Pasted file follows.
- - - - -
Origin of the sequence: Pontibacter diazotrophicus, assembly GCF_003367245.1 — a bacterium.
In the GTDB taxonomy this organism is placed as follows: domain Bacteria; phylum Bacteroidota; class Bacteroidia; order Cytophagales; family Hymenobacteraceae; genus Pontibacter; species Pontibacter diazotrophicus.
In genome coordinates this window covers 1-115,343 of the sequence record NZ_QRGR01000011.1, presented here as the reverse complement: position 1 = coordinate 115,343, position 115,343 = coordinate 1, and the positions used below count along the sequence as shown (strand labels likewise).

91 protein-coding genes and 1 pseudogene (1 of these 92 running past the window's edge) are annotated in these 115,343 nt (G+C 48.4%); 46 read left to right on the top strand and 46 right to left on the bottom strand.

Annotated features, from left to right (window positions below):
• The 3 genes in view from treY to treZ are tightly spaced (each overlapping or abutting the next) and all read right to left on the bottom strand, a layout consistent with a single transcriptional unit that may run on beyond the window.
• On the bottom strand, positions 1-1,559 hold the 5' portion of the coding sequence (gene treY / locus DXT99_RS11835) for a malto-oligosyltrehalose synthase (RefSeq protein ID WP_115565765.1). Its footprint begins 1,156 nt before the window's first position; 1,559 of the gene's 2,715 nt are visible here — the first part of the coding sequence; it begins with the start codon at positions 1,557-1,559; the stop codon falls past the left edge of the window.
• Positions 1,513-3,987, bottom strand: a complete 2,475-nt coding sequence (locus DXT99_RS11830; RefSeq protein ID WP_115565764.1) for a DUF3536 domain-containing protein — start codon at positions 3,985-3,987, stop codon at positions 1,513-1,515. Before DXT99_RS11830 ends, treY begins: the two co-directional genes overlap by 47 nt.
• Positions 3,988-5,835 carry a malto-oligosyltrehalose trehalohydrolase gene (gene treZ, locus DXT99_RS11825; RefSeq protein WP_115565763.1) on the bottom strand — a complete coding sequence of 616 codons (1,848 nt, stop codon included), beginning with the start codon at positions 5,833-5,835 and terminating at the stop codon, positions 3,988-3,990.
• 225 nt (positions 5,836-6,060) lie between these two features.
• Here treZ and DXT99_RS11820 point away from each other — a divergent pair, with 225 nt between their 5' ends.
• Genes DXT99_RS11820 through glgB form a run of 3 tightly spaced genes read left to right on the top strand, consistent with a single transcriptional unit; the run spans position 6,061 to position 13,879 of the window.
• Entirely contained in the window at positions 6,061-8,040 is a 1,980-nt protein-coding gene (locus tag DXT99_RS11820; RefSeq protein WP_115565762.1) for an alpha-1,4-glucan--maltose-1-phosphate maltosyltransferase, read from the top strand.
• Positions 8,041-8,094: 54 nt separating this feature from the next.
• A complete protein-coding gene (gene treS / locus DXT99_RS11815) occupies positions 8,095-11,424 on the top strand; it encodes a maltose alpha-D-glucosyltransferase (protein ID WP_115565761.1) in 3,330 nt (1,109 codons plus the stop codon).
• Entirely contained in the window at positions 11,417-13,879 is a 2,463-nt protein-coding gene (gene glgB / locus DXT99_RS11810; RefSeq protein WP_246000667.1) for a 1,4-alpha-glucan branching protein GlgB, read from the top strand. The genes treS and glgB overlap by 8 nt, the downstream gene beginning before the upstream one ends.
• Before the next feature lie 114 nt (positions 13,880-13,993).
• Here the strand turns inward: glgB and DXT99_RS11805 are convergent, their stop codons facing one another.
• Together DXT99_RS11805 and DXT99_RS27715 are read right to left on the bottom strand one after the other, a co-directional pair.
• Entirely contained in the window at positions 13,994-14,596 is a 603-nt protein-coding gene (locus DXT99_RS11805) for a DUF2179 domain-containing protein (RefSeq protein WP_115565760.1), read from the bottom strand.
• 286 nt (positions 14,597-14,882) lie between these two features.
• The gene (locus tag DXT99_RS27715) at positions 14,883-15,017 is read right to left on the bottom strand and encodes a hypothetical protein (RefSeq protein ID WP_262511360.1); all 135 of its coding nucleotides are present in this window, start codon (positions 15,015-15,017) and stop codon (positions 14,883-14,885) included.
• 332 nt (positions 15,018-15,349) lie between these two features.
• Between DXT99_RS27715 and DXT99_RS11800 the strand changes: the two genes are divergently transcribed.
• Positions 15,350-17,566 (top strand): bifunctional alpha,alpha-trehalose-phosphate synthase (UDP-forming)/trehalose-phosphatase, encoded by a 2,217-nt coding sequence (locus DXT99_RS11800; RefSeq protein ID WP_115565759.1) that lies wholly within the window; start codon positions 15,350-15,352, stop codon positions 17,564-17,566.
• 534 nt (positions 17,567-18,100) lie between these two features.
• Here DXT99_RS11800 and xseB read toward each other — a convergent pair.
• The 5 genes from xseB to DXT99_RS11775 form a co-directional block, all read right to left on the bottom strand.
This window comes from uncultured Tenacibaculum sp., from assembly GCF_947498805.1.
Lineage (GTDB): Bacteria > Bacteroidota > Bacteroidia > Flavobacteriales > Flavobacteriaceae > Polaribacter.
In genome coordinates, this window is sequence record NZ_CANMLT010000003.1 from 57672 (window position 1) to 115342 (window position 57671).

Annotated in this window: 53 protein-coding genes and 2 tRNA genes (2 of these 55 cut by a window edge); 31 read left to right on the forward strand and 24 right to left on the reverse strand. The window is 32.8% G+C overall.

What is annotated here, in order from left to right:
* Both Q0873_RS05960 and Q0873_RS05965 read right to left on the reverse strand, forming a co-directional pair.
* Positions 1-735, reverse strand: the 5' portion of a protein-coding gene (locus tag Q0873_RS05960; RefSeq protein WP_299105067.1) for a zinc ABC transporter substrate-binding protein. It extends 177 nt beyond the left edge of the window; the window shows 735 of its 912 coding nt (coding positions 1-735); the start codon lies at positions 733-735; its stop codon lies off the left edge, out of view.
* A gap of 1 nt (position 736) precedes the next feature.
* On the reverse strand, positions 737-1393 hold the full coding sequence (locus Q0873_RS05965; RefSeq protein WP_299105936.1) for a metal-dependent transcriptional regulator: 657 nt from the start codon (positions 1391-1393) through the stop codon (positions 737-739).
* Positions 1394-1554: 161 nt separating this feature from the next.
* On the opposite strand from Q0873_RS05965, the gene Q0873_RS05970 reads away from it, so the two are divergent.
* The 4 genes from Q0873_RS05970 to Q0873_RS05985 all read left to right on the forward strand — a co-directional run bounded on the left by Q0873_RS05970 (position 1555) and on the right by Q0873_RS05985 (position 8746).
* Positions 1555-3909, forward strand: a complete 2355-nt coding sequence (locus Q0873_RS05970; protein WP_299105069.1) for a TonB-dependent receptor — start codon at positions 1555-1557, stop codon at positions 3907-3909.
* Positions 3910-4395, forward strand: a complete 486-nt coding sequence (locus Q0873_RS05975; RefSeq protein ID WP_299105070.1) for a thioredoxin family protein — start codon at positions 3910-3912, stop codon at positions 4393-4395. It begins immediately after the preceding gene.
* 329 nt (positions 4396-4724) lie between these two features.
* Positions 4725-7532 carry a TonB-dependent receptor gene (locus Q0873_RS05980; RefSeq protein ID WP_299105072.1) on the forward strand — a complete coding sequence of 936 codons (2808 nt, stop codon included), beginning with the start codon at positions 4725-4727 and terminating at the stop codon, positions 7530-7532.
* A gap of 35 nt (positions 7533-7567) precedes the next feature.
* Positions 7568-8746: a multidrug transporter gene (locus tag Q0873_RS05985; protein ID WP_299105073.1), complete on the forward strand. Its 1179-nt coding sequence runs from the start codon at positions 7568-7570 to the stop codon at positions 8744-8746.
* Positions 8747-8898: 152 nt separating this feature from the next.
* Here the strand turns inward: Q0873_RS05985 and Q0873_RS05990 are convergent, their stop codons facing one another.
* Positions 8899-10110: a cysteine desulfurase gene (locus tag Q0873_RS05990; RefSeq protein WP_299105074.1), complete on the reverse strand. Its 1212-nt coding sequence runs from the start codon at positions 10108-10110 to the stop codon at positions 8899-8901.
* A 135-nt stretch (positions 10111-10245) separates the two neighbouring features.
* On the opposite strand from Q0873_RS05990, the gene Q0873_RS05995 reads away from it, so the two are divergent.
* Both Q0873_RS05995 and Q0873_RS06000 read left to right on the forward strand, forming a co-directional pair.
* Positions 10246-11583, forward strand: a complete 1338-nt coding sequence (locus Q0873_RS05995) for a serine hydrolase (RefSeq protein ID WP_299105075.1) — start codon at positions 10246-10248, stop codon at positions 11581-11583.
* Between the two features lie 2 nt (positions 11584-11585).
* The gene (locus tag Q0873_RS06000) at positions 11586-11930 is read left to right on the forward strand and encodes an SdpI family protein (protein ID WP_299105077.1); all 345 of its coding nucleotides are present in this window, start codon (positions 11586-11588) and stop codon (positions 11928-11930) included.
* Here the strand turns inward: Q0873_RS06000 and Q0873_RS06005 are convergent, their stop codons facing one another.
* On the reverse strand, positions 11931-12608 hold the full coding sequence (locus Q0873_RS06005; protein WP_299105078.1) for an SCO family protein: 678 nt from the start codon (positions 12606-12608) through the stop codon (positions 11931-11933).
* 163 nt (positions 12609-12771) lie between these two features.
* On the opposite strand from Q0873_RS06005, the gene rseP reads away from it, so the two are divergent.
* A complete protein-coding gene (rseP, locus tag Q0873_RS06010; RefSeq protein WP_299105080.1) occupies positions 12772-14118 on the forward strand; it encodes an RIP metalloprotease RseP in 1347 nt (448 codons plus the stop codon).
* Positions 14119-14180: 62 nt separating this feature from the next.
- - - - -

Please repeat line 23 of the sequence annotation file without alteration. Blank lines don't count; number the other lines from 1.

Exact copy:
• 332 nt (positions 15,018-15,349) lie between these two features.